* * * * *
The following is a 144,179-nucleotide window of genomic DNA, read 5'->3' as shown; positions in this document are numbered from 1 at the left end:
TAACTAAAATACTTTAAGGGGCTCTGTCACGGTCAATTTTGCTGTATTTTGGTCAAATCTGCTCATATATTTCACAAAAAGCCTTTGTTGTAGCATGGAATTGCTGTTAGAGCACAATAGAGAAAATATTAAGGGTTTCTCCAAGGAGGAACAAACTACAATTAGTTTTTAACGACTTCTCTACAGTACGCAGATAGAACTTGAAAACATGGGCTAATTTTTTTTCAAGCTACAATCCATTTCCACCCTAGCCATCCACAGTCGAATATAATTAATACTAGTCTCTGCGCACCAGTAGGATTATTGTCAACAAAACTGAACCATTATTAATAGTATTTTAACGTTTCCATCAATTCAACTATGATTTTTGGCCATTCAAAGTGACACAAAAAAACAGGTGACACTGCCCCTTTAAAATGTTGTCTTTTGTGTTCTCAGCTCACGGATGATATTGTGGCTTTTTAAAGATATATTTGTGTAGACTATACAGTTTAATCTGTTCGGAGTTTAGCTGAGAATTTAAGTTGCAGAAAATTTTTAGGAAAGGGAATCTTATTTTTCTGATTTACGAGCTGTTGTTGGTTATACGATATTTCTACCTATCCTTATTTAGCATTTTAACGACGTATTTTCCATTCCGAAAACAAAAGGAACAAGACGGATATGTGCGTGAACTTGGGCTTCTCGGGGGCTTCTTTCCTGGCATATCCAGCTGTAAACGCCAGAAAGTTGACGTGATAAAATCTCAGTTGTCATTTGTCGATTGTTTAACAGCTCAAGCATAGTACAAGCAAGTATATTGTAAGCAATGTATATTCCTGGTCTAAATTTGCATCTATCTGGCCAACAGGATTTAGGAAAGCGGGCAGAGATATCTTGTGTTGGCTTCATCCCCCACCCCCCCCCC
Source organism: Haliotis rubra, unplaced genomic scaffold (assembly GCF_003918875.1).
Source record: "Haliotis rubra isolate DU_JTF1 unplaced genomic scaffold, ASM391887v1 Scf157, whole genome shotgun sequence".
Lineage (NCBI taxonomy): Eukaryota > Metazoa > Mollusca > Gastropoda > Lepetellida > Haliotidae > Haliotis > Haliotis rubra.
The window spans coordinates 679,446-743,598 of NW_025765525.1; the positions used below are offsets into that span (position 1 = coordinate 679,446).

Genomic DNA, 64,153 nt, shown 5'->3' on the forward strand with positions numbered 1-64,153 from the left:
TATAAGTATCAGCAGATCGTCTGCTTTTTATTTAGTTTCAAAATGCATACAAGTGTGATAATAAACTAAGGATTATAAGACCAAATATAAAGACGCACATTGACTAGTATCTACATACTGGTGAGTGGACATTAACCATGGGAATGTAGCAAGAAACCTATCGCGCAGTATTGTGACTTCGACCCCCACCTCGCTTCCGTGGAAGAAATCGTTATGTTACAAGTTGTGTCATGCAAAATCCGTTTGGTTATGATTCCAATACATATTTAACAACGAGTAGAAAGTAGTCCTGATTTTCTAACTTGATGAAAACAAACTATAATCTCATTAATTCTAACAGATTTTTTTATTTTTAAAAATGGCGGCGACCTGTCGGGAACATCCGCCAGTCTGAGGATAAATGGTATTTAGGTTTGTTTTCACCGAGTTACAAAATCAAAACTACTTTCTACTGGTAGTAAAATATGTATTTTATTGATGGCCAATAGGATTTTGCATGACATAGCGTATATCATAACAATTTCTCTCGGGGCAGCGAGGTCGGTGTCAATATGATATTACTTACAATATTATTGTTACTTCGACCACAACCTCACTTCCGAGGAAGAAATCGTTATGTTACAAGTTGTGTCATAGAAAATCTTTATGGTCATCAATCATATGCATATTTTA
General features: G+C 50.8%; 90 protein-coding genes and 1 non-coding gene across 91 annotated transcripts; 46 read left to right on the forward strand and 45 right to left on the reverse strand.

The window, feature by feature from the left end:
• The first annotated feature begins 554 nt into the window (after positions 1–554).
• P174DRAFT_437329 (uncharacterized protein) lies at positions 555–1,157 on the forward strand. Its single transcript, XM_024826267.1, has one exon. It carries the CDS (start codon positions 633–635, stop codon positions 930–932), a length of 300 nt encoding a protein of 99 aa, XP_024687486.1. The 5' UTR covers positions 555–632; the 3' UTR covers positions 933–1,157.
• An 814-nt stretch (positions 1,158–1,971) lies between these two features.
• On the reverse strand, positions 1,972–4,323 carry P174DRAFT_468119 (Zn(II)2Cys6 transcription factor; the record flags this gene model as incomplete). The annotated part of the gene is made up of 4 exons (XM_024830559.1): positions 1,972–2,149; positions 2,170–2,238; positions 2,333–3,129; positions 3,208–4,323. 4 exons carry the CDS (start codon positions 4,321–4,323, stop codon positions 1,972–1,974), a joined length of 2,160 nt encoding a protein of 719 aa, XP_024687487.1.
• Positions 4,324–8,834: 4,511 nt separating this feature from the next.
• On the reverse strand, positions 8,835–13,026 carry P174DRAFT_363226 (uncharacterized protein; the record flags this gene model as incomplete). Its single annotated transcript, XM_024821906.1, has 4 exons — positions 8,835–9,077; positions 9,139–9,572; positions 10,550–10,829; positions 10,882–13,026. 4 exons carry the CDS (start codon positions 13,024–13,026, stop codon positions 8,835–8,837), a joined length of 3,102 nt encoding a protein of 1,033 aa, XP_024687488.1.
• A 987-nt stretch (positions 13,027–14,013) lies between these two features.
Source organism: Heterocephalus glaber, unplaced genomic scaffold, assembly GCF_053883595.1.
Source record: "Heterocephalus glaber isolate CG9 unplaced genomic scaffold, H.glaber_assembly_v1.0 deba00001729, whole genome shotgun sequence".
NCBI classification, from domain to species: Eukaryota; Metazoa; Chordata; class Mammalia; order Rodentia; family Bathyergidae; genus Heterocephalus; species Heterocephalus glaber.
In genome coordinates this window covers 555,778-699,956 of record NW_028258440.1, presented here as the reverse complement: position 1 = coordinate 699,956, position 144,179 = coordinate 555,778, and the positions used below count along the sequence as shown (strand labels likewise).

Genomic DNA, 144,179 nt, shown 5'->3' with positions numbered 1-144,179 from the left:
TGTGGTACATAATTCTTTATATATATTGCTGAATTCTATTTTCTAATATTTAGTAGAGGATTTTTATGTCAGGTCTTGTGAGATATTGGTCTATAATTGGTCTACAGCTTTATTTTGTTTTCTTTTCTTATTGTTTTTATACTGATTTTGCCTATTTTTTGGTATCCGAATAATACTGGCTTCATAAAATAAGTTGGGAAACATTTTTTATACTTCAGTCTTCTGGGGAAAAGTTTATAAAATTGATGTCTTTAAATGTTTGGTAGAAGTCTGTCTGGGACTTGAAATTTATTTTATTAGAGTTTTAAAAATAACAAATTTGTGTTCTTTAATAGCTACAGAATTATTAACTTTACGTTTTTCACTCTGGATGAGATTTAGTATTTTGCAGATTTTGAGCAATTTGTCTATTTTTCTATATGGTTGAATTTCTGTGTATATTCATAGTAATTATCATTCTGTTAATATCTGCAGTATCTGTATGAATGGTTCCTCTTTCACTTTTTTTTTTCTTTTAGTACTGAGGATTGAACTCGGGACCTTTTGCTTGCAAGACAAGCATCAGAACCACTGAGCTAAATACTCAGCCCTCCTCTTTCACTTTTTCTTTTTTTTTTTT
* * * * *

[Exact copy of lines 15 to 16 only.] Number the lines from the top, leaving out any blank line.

• Positions 4,324–8,834: 4,511 nt separating this feature from the next.
• On the reverse strand, positions 8,835–13,026 carry P174DRAFT_363226 (uncharacterized protein; the record flags this gene model as incomplete). Its single annotated transcript, XM_024821906.1, has 4 exons — positions 8,835–9,077; positions 9,139–9,572; positions 10,550–10,829; positions 10,882–13,026. 4 exons carry the CDS (start codon positions 13,024–13,026, stop codon positions 8,835–8,837), a joined length of 3,102 nt encoding a protein of 1,033 aa, XP_024687488.1.